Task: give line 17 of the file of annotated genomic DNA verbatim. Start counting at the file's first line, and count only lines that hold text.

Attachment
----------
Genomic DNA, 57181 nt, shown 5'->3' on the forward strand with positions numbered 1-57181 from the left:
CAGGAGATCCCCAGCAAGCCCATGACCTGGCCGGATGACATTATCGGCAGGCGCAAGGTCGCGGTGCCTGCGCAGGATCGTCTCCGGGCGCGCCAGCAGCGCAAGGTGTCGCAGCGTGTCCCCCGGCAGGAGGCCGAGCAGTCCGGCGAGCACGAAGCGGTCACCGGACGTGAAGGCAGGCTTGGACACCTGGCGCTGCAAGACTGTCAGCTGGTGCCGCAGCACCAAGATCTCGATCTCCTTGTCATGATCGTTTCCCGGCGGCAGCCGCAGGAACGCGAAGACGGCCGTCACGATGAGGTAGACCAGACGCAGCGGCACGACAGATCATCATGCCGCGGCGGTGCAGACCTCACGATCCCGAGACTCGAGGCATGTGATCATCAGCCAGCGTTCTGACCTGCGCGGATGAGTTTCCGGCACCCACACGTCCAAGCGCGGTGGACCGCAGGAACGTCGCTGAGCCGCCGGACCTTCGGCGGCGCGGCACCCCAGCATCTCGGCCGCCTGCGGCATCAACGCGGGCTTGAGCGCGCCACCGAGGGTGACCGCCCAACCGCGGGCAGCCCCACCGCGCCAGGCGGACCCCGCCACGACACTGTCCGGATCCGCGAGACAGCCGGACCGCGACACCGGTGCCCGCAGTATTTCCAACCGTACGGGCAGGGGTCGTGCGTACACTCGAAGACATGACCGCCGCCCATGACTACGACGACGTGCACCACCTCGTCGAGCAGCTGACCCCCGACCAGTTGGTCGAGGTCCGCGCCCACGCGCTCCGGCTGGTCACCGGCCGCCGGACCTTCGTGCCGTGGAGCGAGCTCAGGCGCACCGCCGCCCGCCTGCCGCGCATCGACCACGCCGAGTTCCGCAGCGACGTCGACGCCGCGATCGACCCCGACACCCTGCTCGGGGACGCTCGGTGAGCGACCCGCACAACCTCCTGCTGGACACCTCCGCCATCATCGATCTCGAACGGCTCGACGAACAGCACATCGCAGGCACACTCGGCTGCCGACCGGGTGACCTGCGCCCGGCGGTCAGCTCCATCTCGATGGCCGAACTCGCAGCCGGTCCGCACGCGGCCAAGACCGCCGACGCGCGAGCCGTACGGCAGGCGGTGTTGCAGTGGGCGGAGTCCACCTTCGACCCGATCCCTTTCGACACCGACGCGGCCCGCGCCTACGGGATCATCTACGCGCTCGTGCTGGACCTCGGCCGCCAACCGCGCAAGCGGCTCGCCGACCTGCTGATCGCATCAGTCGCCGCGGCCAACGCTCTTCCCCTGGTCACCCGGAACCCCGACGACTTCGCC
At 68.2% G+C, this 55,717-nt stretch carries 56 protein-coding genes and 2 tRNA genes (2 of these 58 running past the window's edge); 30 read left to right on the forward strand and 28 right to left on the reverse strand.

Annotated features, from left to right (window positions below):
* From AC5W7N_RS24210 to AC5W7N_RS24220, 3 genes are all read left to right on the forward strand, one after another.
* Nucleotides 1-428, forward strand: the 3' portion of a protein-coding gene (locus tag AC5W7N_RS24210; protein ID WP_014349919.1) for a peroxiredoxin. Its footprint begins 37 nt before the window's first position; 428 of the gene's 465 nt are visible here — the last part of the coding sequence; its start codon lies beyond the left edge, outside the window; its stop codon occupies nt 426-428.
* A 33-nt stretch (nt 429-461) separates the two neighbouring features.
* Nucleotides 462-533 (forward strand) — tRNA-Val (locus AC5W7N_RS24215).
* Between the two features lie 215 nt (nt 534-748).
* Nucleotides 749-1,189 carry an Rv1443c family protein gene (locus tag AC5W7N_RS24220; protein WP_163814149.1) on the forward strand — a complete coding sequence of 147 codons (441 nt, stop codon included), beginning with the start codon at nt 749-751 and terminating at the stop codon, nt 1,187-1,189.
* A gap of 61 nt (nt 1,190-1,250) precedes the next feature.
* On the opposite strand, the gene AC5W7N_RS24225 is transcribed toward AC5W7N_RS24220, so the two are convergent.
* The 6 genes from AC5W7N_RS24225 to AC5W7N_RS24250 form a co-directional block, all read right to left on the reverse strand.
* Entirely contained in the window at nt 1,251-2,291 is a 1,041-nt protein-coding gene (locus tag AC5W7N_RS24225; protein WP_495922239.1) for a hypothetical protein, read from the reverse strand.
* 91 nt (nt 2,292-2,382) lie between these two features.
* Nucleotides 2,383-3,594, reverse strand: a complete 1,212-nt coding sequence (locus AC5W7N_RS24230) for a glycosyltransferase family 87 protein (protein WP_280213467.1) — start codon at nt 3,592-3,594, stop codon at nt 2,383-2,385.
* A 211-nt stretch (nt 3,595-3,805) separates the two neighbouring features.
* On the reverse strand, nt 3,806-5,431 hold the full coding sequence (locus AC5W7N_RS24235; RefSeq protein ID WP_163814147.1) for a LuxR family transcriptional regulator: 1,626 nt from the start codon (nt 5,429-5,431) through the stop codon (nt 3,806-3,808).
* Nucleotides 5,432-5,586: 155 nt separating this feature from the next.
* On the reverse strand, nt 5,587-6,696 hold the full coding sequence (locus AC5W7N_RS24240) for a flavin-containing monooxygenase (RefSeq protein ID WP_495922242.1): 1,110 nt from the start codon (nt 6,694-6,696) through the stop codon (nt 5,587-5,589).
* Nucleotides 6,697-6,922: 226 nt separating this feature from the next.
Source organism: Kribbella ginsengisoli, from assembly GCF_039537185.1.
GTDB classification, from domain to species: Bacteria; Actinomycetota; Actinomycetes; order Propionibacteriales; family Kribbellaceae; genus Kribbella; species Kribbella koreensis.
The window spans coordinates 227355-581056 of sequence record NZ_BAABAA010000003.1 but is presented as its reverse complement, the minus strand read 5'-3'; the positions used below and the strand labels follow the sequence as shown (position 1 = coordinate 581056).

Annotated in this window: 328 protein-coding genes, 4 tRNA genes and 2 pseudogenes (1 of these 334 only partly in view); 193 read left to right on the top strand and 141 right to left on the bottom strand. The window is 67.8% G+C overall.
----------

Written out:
* A 211-nt stretch (nt 3,595-3,805) separates the two neighbouring features.